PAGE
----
Kosovan and Serbian attitutes toward NATO
The draft of that extraordinary bill doesn’t mention Kosovo and Serbia. Both countries, for different reasons, have diverse attitudes toward NATO. Kosovo is a less complicated case than Serbia. NATO has played a crucial role in preparing the groundwork for Kosovo’s independence from Serbia. It has one of the largest US-led military bases in Kosovo’s territory. Kosovo houses 5,500 NATO troops and is still far from having its own security forces. Almost all Kosovars, with the exception of Kosovo’s Serbian minority, would eagerly like to march under the NATO banner, but they have a long road ahead of them to achieve that goal. On top of this, Kosovo is still waiting to be admitted to the United Nations. Kosovo is, in fact, at the core of all of Serbia’s internal and external problems in the last two decades, including those related to NATO.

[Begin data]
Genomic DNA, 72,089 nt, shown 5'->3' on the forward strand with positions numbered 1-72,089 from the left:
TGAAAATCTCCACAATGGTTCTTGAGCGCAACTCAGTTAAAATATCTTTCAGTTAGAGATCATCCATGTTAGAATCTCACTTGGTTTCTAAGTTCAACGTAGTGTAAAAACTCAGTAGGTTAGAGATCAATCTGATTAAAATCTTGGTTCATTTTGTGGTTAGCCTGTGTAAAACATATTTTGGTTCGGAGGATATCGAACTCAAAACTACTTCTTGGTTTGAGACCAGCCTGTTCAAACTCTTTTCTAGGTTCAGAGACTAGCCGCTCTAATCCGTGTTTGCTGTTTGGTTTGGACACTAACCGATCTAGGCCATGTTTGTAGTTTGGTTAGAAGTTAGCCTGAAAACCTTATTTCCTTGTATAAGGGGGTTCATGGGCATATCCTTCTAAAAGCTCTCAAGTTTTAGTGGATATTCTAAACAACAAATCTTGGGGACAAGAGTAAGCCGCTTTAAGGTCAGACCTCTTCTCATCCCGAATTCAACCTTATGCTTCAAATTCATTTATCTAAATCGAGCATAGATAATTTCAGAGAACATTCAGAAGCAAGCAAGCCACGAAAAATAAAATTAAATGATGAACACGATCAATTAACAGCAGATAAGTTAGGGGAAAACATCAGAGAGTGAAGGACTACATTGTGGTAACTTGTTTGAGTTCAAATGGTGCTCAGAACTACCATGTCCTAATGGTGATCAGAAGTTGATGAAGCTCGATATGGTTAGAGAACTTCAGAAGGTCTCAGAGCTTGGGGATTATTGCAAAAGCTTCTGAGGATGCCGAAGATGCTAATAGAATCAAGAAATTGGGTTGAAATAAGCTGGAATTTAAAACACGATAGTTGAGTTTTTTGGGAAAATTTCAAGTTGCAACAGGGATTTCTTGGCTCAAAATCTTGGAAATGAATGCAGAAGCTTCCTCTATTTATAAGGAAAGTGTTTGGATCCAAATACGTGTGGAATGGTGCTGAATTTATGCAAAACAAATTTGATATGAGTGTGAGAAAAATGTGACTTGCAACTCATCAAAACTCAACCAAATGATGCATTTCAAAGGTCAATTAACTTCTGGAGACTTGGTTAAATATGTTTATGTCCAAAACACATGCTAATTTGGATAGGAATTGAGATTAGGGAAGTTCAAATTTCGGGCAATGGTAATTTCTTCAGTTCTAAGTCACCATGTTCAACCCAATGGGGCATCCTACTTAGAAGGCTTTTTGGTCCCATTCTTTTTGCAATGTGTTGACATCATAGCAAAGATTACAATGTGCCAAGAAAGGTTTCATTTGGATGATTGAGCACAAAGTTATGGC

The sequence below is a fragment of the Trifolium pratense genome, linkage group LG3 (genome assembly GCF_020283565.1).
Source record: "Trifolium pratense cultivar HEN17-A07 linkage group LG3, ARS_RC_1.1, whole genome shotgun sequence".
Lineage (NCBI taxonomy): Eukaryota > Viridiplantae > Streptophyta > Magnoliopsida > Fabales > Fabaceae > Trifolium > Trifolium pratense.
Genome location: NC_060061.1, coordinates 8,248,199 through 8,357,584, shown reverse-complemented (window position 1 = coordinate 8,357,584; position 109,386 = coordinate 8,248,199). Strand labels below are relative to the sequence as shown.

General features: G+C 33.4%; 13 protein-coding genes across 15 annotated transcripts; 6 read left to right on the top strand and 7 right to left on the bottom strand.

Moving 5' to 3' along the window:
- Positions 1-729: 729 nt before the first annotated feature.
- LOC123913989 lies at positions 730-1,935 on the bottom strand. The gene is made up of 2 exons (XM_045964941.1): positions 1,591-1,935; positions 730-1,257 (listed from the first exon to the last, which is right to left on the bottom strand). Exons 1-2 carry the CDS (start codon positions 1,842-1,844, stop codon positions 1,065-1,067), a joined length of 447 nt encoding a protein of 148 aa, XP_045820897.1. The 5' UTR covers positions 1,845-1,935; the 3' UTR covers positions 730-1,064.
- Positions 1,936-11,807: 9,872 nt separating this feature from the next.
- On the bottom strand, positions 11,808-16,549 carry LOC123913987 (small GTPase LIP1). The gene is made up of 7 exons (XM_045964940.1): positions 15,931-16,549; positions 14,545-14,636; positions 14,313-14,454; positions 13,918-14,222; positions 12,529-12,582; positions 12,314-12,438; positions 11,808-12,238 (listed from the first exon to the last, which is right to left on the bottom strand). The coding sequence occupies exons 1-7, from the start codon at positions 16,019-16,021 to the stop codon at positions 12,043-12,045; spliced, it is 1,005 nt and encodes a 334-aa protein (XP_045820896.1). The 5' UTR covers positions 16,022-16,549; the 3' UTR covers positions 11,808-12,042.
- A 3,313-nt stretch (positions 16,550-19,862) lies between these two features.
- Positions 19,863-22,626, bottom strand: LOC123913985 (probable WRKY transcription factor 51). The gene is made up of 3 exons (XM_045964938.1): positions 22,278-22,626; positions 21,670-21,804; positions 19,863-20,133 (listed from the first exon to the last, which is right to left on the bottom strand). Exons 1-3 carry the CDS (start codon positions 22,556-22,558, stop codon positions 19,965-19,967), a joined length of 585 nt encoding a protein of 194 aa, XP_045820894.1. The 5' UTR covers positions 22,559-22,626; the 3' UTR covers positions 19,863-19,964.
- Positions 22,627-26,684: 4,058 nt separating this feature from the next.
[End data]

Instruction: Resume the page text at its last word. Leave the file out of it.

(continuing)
On March 24, Belgrade will mark the 13th year since the “NATO aggression against Serbia” that was, according to Serbian nationalist circles, “carried out in blatant violation of international law’s basic principles and without approval of the UN.” In the same manner, they continue, such a precedent has been used “whenever it suited the interests of the US and NATO: Afghanistan, Iraq, Libya…” The recent endorsement of Serbia as a candidate for EU membership was celebrated in Belgrade. However, nobody has connected it with a possible accession to NATO as well because Serbia has, by an earlier parliamentary resolution on “state neutrality,” suspended its pursuit of NATO membership, becoming the first country that that isn’t seeking NATO membership before EU accession. So far, it has chosen bilateral military relations with the US and a number of NATO member states. Depending on future political developments, especially if the pro-European forces win the May elections, Serbia may change its attitude. The strong opposition of Serbian nationalistic parties and public opinion to Euro-Atlantic integration is encouraged in Moscow, which in Belgrade sees one of its last anti-NATO enlargement fortifications. The sooner NATO accepts Serbia’s neighbors under its umbrella, the faster Serbia’s fortified walls will erode.